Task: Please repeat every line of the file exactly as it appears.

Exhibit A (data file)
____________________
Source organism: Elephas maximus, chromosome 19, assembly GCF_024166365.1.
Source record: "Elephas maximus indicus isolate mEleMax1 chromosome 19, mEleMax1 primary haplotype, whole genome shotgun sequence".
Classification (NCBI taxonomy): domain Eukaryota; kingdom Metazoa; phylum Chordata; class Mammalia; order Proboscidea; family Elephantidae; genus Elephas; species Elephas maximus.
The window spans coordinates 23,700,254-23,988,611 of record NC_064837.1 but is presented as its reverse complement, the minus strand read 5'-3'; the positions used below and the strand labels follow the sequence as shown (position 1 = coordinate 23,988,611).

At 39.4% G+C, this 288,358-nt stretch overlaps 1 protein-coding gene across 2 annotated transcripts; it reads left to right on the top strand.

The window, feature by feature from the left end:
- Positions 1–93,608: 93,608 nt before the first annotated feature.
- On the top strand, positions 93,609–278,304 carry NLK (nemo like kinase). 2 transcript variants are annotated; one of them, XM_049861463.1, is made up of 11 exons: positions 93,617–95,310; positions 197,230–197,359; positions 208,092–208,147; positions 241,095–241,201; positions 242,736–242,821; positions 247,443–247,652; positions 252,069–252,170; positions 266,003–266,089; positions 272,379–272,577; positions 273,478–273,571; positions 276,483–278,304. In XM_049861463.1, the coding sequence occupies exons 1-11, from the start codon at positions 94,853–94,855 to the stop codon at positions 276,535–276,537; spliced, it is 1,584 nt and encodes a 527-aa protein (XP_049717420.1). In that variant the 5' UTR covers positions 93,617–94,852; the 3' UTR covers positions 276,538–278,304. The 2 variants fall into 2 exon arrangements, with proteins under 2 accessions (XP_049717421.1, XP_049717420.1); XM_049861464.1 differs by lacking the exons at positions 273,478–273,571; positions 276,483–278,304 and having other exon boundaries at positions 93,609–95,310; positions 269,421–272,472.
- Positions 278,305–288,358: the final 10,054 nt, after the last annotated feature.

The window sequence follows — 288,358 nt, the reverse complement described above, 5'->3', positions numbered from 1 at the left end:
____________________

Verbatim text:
Source organism: Elephas maximus, chromosome 19, assembly GCF_024166365.1.
Source record: "Elephas maximus indicus isolate mEleMax1 chromosome 19, mEleMax1 primary haplotype, whole genome shotgun sequence".
Classification (NCBI taxonomy): domain Eukaryota; kingdom Metazoa; phylum Chordata; class Mammalia; order Proboscidea; family Elephantidae; genus Elephas; species Elephas maximus.
The window spans coordinates 23,700,254-23,988,611 of record NC_064837.1 but is presented as its reverse complement, the minus strand read 5'-3'; the positions used below and the strand labels follow the sequence as shown (position 1 = coordinate 23,988,611).

At 39.4% G+C, this 288,358-nt stretch overlaps 1 protein-coding gene across 2 annotated transcripts; it reads left to right on the top strand.

The window, feature by feature from the left end:
- Positions 1–93,608: 93,608 nt before the first annotated feature.
- On the top strand, positions 93,609–278,304 carry NLK (nemo like kinase). 2 transcript variants are annotated; one of them, XM_049861463.1, is made up of 11 exons: positions 93,617–95,310; positions 197,230–197,359; positions 208,092–208,147; positions 241,095–241,201; positions 242,736–242,821; positions 247,443–247,652; positions 252,069–252,170; positions 266,003–266,089; positions 272,379–272,577; positions 273,478–273,571; positions 276,483–278,304. In XM_049861463.1, the coding sequence occupies exons 1-11, from the start codon at positions 94,853–94,855 to the stop codon at positions 276,535–276,537; spliced, it is 1,584 nt and encodes a 527-aa protein (XP_049717420.1). In that variant the 5' UTR covers positions 93,617–94,852; the 3' UTR covers positions 276,538–278,304. The 2 variants fall into 2 exon arrangements, with proteins under 2 accessions (XP_049717421.1, XP_049717420.1); XM_049861464.1 differs by lacking the exons at positions 273,478–273,571; positions 276,483–278,304 and having other exon boundaries at positions 93,609–95,310; positions 269,421–272,472.
- Positions 278,305–288,358: the final 10,054 nt, after the last annotated feature.

The window sequence follows — 288,358 nt, the reverse complement described above, 5'->3', positions numbered from 1 at the left end: